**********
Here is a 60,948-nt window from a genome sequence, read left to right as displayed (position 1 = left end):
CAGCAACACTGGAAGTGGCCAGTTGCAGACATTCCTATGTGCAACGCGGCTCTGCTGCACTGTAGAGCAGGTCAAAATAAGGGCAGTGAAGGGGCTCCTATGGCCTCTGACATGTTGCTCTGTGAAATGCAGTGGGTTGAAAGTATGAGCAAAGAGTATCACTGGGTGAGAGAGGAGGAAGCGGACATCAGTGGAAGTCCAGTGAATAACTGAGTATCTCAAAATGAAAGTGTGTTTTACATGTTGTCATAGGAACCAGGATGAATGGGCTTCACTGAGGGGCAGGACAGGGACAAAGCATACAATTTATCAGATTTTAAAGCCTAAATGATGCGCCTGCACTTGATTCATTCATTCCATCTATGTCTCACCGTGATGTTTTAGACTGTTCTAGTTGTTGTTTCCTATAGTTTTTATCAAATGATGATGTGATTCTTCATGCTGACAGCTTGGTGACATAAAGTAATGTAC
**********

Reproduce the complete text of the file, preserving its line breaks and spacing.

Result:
Here is a 60,948-nt window from a genome sequence, read left to right as displayed (position 1 = left end):
CAGCAACACTGGAAGTGGCCAGTTGCAGACATTCCTATGTGCAACGCGGCTCTGCTGCACTGTAGAGCAGGTCAAAATAAGGGCAGTGAAGGGGCTCCTATGGCCTCTGACATGTTGCTCTGTGAAATGCAGTGGGTTGAAAGTATGAGCAAAGAGTATCACTGGGTGAGAGAGGAGGAAGCGGACATCAGTGGAAGTCCAGTGAATAACTGAGTATCTCAAAATGAAAGTGTGTTTTACATGTTGTCATAGGAACCAGGATGAATGGGCTTCACTGAGGGGCAGGACAGGGACAAAGCATACAATTTATCAGATTTTAAAGCCTAAATGATGCGCCTGCACTTGATTCATTCATTCCATCTATGTCTCACCGTGATGTTTTAGACTGTTCTAGTTGTTGTTTCCTATAGTTTTTATCAAATGATGATGTGATTCTTCATGCTGACAGCTTGGTGACATAAAGTAATGTAC